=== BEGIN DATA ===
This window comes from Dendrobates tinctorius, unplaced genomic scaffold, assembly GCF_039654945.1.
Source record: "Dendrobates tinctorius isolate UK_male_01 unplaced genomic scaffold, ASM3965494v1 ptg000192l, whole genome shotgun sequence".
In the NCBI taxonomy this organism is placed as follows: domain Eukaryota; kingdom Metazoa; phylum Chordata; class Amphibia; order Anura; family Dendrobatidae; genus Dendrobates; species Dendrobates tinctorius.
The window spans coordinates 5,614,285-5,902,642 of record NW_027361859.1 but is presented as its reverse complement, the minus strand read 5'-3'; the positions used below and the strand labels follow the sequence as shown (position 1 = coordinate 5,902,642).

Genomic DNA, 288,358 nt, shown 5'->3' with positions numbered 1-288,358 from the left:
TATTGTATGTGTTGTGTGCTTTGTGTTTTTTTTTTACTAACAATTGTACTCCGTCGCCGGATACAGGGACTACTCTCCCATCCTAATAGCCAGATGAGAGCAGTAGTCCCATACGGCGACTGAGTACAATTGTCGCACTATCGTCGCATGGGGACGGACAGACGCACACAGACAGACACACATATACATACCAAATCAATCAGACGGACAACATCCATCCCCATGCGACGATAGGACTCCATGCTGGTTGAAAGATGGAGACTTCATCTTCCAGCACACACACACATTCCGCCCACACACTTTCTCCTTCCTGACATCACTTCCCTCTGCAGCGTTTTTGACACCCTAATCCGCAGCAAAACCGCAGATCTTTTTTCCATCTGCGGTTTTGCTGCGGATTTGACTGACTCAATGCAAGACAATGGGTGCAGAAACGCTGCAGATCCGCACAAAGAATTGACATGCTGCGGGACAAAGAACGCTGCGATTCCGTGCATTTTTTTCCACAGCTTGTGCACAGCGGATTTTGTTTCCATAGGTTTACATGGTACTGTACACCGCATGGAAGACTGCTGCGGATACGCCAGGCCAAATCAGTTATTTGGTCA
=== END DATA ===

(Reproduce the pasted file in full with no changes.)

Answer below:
This window comes from Dendrobates tinctorius, unplaced genomic scaffold, assembly GCF_039654945.1.
Source record: "Dendrobates tinctorius isolate UK_male_01 unplaced genomic scaffold, ASM3965494v1 ptg000192l, whole genome shotgun sequence".
In the NCBI taxonomy this organism is placed as follows: domain Eukaryota; kingdom Metazoa; phylum Chordata; class Amphibia; order Anura; family Dendrobatidae; genus Dendrobates; species Dendrobates tinctorius.
The window spans coordinates 5,614,285-5,902,642 of record NW_027361859.1 but is presented as its reverse complement, the minus strand read 5'-3'; the positions used below and the strand labels follow the sequence as shown (position 1 = coordinate 5,902,642).

Genomic DNA, 288,358 nt, shown 5'->3' with positions numbered 1-288,358 from the left:
TATTGTATGTGTTGTGTGCTTTGTGTTTTTTTTTTACTAACAATTGTACTCCGTCGCCGGATACAGGGACTACTCTCCCATCCTAATAGCCAGATGAGAGCAGTAGTCCCATACGGCGACTGAGTACAATTGTCGCACTATCGTCGCATGGGGACGGACAGACGCACACAGACAGACACACATATACATACCAAATCAATCAGACGGACAACATCCATCCCCATGCGACGATAGGACTCCATGCTGGTTGAAAGATGGAGACTTCATCTTCCAGCACACACACACATTCCGCCCACACACTTTCTCCTTCCTGACATCACTTCCCTCTGCAGCGTTTTTGACACCCTAATCCGCAGCAAAACCGCAGATCTTTTTTCCATCTGCGGTTTTGCTGCGGATTTGACTGACTCAATGCAAGACAATGGGTGCAGAAACGCTGCAGATCCGCACAAAGAATTGACATGCTGCGGGACAAAGAACGCTGCGATTCCGTGCATTTTTTTCCACAGCTTGTGCACAGCGGATTTTGTTTCCATAGGTTTACATGGTACTGTACACCGCATGGAAGACTGCTGCGGATACGCCAGGCCAAATCAGTTATTTGGTCA